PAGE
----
Whether you have experience devising a university class timetable or not, you can probably imagine that it can be an important process - it determines what times of the week you’ll be free for other things, of all!

In this article, I’m hoping to outline some considerations you might like to ponder before or when putting together your preferences for the next teaching period. If you have any suggestions for other students, feel free to post them in the comments of this article!


How important is your timetable?

Speaking anecdotally, I feel like I’ve broadly come across two types of people when it comes to uni class timetables. The first type - let’s say Person A - is super meticulous about their timetable, trying to optimise it to the very last inch to account for every single minute of the day.

The other type - let’s say Person B - is a lot more laidback about the whole thing, and takes what they get with little regard for the logistical implications for the semester or trimester ahead.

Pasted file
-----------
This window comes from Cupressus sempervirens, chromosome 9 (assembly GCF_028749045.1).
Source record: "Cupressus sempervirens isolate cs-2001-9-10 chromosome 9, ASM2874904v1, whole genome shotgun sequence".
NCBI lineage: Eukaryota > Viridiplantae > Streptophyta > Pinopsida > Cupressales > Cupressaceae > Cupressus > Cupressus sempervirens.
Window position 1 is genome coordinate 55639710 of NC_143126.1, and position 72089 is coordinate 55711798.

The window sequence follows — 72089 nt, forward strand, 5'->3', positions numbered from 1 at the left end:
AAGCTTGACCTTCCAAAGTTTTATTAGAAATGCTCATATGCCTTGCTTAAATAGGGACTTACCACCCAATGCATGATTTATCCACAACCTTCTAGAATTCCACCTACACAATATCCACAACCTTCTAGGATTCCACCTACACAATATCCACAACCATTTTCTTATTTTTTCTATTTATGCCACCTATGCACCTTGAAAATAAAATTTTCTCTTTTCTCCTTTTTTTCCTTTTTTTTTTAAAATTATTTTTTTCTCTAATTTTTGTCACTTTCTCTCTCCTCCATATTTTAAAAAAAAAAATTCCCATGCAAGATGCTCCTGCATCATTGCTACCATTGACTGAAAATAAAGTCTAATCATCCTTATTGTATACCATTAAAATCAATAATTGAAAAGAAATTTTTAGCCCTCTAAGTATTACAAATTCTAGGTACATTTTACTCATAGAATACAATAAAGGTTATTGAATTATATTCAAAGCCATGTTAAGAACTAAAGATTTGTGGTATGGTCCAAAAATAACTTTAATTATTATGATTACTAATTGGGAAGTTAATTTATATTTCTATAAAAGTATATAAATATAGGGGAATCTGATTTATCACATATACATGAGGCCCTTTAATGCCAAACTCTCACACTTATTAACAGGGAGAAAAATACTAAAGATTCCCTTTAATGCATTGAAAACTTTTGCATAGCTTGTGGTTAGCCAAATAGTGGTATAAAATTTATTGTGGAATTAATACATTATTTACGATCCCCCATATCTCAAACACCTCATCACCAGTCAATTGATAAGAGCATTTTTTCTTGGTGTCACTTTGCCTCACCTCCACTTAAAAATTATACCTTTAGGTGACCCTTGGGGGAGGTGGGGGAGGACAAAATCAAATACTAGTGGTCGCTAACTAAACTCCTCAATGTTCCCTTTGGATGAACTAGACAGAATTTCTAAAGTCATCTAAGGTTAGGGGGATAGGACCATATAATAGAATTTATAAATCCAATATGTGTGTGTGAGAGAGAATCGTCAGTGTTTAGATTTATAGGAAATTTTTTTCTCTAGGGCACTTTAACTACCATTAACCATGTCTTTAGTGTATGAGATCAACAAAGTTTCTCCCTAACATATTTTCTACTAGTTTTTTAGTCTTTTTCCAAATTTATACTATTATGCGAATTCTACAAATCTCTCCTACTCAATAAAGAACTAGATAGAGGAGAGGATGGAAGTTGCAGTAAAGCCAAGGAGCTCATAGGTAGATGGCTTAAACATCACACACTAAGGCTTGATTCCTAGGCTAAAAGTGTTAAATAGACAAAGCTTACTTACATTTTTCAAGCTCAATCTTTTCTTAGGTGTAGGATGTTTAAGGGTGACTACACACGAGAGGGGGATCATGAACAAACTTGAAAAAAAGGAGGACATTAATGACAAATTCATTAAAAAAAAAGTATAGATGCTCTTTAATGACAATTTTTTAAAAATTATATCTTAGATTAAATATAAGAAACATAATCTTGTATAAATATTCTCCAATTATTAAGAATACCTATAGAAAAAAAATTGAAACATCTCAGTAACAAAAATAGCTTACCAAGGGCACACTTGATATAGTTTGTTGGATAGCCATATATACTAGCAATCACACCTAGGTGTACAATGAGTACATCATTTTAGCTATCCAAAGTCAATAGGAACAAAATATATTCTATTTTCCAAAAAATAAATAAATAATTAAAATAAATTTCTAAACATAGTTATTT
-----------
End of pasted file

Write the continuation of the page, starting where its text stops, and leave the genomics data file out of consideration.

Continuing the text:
Personally, I’m more Person A; I plan out everything as much as I can (often unsuccessfully), and try to think really carefully about what my timetable will actually mean. 

"... I plan out everything as much as I can..."

My philosophy is that, because I tend to prioritise studies, my timetable will actually influence what I can commit to in other areas of my life, such as work, and is therefore very important. When reading this article, keep it in mind that it’s written by a Person A type of person, and not everybody will have the same priorities or timetable strategies.


All about contact hours